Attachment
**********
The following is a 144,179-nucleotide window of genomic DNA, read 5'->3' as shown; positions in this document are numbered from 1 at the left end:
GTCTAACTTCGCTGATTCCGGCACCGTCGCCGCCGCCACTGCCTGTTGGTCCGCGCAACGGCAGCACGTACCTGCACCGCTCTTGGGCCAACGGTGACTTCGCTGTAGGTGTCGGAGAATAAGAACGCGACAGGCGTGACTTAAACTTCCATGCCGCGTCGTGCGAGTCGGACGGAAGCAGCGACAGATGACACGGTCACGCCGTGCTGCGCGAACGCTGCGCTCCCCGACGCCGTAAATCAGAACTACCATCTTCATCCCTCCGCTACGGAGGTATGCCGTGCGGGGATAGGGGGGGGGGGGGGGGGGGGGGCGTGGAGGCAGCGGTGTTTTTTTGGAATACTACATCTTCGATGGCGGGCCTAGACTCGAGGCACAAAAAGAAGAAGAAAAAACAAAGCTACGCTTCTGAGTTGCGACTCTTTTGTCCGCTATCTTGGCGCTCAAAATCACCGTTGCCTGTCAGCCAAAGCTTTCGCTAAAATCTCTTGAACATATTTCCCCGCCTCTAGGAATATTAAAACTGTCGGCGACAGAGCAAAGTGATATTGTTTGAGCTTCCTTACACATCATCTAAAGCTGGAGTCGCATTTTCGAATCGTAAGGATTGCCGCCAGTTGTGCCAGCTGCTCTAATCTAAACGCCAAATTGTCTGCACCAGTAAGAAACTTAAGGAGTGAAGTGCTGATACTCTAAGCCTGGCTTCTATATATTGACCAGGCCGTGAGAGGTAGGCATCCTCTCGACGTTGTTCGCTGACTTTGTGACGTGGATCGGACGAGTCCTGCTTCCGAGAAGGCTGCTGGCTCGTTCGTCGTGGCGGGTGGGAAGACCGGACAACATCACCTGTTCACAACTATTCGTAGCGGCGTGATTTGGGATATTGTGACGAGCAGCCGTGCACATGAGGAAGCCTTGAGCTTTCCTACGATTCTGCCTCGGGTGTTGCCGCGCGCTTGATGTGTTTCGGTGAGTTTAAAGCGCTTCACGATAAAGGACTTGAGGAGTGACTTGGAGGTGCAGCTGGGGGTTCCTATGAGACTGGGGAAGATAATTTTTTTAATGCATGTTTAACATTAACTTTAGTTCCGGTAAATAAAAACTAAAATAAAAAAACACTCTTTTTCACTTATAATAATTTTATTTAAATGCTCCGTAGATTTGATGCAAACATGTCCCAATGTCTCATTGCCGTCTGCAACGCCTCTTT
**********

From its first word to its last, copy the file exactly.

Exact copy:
The following is a 144,179-nucleotide window of genomic DNA, read 5'->3' as shown; positions in this document are numbered from 1 at the left end:
GTCTAACTTCGCTGATTCCGGCACCGTCGCCGCCGCCACTGCCTGTTGGTCCGCGCAACGGCAGCACGTACCTGCACCGCTCTTGGGCCAACGGTGACTTCGCTGTAGGTGTCGGAGAATAAGAACGCGACAGGCGTGACTTAAACTTCCATGCCGCGTCGTGCGAGTCGGACGGAAGCAGCGACAGATGACACGGTCACGCCGTGCTGCGCGAACGCTGCGCTCCCCGACGCCGTAAATCAGAACTACCATCTTCATCCCTCCGCTACGGAGGTATGCCGTGCGGGGATAGGGGGGGGGGGGGGGGGGGGGGCGTGGAGGCAGCGGTGTTTTTTTGGAATACTACATCTTCGATGGCGGGCCTAGACTCGAGGCACAAAAAGAAGAAGAAAAAACAAAGCTACGCTTCTGAGTTGCGACTCTTTTGTCCGCTATCTTGGCGCTCAAAATCACCGTTGCCTGTCAGCCAAAGCTTTCGCTAAAATCTCTTGAACATATTTCCCCGCCTCTAGGAATATTAAAACTGTCGGCGACAGAGCAAAGTGATATTGTTTGAGCTTCCTTACACATCATCTAAAGCTGGAGTCGCATTTTCGAATCGTAAGGATTGCCGCCAGTTGTGCCAGCTGCTCTAATCTAAACGCCAAATTGTCTGCACCAGTAAGAAACTTAAGGAGTGAAGTGCTGATACTCTAAGCCTGGCTTCTATATATTGACCAGGCCGTGAGAGGTAGGCATCCTCTCGACGTTGTTCGCTGACTTTGTGACGTGGATCGGACGAGTCCTGCTTCCGAGAAGGCTGCTGGCTCGTTCGTCGTGGCGGGTGGGAAGACCGGACAACATCACCTGTTCACAACTATTCGTAGCGGCGTGATTTGGGATATTGTGACGAGCAGCCGTGCACATGAGGAAGCCTTGAGCTTTCCTACGATTCTGCCTCGGGTGTTGCCGCGCGCTTGATGTGTTTCGGTGAGTTTAAAGCGCTTCACGATAAAGGACTTGAGGAGTGACTTGGAGGTGCAGCTGGGGGTTCCTATGAGACTGGGGAAGATAATTTTTTTAATGCATGTTTAACATTAACTTTAGTTCCGGTAAATAAAAACTAAAATAAAAAAACACTCTTTTTCACTTATAATAATTTTATTTAAATGCTCCGTAGATTTGATGCAAACATGTCCCAATGTCTCATTGCCGTCTGCAACGCCTCTTT